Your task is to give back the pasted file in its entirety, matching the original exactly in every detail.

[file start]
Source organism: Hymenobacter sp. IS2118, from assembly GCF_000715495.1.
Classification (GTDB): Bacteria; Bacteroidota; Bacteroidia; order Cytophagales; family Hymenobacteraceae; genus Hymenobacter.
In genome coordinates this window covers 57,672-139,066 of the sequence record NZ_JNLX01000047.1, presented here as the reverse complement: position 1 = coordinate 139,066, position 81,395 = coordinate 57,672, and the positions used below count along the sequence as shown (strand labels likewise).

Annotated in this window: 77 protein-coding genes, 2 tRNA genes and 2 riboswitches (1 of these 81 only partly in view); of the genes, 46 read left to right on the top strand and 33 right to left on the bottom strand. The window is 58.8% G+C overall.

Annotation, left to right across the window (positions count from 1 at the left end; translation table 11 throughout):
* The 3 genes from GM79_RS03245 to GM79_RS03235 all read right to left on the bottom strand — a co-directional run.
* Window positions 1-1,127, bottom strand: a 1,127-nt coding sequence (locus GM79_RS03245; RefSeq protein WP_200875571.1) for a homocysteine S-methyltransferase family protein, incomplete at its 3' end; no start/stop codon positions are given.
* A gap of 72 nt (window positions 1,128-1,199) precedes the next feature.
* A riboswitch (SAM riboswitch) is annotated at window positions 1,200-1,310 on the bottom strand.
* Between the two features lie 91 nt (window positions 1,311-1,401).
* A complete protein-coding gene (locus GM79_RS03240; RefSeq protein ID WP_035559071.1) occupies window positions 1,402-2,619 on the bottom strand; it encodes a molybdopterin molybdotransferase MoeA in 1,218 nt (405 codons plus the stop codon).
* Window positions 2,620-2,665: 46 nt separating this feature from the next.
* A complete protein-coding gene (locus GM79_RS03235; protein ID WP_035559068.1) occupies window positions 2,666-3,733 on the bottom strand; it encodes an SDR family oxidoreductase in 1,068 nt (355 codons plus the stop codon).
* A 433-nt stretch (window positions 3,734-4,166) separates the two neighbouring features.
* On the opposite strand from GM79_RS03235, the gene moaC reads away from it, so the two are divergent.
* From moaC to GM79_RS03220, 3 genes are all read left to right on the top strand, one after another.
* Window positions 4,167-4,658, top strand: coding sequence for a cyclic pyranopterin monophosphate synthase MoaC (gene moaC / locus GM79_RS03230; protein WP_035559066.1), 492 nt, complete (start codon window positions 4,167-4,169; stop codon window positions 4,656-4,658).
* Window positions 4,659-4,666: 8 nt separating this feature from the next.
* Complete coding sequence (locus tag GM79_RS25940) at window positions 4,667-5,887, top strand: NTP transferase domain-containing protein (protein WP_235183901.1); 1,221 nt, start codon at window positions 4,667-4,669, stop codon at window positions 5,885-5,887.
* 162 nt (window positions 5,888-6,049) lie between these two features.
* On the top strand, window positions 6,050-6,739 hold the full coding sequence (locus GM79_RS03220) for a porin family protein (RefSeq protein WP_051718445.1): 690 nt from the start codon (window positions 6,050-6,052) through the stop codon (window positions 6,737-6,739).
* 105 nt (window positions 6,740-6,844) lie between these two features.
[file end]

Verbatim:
Source organism: Hymenobacter sp. IS2118, from assembly GCF_000715495.1.
Classification (GTDB): Bacteria; Bacteroidota; Bacteroidia; order Cytophagales; family Hymenobacteraceae; genus Hymenobacter.
In genome coordinates this window covers 57,672-139,066 of the sequence record NZ_JNLX01000047.1, presented here as the reverse complement: position 1 = coordinate 139,066, position 81,395 = coordinate 57,672, and the positions used below count along the sequence as shown (strand labels likewise).

Annotated in this window: 77 protein-coding genes, 2 tRNA genes and 2 riboswitches (1 of these 81 only partly in view); of the genes, 46 read left to right on the top strand and 33 right to left on the bottom strand. The window is 58.8% G+C overall.

Annotation, left to right across the window (positions count from 1 at the left end; translation table 11 throughout):
* The 3 genes from GM79_RS03245 to GM79_RS03235 all read right to left on the bottom strand — a co-directional run.
* Window positions 1-1,127, bottom strand: a 1,127-nt coding sequence (locus GM79_RS03245; RefSeq protein WP_200875571.1) for a homocysteine S-methyltransferase family protein, incomplete at its 3' end; no start/stop codon positions are given.
* A gap of 72 nt (window positions 1,128-1,199) precedes the next feature.
* A riboswitch (SAM riboswitch) is annotated at window positions 1,200-1,310 on the bottom strand.
* Between the two features lie 91 nt (window positions 1,311-1,401).
* A complete protein-coding gene (locus GM79_RS03240; RefSeq protein ID WP_035559071.1) occupies window positions 1,402-2,619 on the bottom strand; it encodes a molybdopterin molybdotransferase MoeA in 1,218 nt (405 codons plus the stop codon).
* Window positions 2,620-2,665: 46 nt separating this feature from the next.
* A complete protein-coding gene (locus GM79_RS03235; protein ID WP_035559068.1) occupies window positions 2,666-3,733 on the bottom strand; it encodes an SDR family oxidoreductase in 1,068 nt (355 codons plus the stop codon).
* A 433-nt stretch (window positions 3,734-4,166) separates the two neighbouring features.
* On the opposite strand from GM79_RS03235, the gene moaC reads away from it, so the two are divergent.
* From moaC to GM79_RS03220, 3 genes are all read left to right on the top strand, one after another.
* Window positions 4,167-4,658, top strand: coding sequence for a cyclic pyranopterin monophosphate synthase MoaC (gene moaC / locus GM79_RS03230; protein WP_035559066.1), 492 nt, complete (start codon window positions 4,167-4,169; stop codon window positions 4,656-4,658).
* Window positions 4,659-4,666: 8 nt separating this feature from the next.
* Complete coding sequence (locus tag GM79_RS25940) at window positions 4,667-5,887, top strand: NTP transferase domain-containing protein (protein WP_235183901.1); 1,221 nt, start codon at window positions 4,667-4,669, stop codon at window positions 5,885-5,887.
* 162 nt (window positions 5,888-6,049) lie between these two features.
* On the top strand, window positions 6,050-6,739 hold the full coding sequence (locus GM79_RS03220) for a porin family protein (RefSeq protein WP_051718445.1): 690 nt from the start codon (window positions 6,050-6,052) through the stop codon (window positions 6,737-6,739).
* 105 nt (window positions 6,740-6,844) lie between these two features.